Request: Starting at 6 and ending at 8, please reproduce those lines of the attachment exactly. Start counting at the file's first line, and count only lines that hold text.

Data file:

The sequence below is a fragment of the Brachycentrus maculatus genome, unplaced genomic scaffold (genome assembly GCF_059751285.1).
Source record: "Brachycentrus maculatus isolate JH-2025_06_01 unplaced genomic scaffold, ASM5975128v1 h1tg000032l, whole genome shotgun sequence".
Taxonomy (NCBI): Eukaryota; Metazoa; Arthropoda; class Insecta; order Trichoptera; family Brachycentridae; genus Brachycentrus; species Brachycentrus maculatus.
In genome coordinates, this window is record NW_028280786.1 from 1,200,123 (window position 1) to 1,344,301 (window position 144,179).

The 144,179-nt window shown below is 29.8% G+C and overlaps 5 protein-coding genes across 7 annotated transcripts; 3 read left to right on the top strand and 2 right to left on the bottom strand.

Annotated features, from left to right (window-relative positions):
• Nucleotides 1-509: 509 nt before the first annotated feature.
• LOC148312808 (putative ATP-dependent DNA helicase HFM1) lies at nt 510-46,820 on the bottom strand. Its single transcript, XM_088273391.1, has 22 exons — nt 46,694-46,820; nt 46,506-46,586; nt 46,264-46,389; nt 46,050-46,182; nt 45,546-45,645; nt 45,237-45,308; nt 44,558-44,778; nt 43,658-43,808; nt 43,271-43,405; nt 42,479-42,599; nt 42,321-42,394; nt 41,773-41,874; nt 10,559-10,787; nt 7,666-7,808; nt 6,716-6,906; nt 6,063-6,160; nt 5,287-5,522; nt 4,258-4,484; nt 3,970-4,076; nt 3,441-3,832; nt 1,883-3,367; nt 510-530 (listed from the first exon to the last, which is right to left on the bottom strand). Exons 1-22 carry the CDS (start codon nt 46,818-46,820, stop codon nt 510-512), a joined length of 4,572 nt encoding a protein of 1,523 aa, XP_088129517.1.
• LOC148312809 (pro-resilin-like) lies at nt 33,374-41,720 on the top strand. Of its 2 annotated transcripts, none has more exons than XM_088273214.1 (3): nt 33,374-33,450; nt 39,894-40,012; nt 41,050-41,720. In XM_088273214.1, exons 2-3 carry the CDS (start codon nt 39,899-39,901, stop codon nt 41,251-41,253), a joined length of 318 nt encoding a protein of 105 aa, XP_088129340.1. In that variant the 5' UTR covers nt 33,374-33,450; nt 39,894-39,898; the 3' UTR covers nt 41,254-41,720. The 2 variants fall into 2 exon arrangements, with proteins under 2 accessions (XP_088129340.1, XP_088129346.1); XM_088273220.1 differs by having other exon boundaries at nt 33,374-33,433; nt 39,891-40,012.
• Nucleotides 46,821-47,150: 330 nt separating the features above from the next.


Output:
Annotated features, from left to right (window-relative positions):
• Nucleotides 1-509: 509 nt before the first annotated feature.
• LOC148312808 (putative ATP-dependent DNA helicase HFM1) lies at nt 510-46,820 on the bottom strand. Its single transcript, XM_088273391.1, has 22 exons — nt 46,694-46,820; nt 46,506-46,586; nt 46,264-46,389; nt 46,050-46,182; nt 45,546-45,645; nt 45,237-45,308; nt 44,558-44,778; nt 43,658-43,808; nt 43,271-43,405; nt 42,479-42,599; nt 42,321-42,394; nt 41,773-41,874; nt 10,559-10,787; nt 7,666-7,808; nt 6,716-6,906; nt 6,063-6,160; nt 5,287-5,522; nt 4,258-4,484; nt 3,970-4,076; nt 3,441-3,832; nt 1,883-3,367; nt 510-530 (listed from the first exon to the last, which is right to left on the bottom strand). Exons 1-22 carry the CDS (start codon nt 46,818-46,820, stop codon nt 510-512), a joined length of 4,572 nt encoding a protein of 1,523 aa, XP_088129517.1.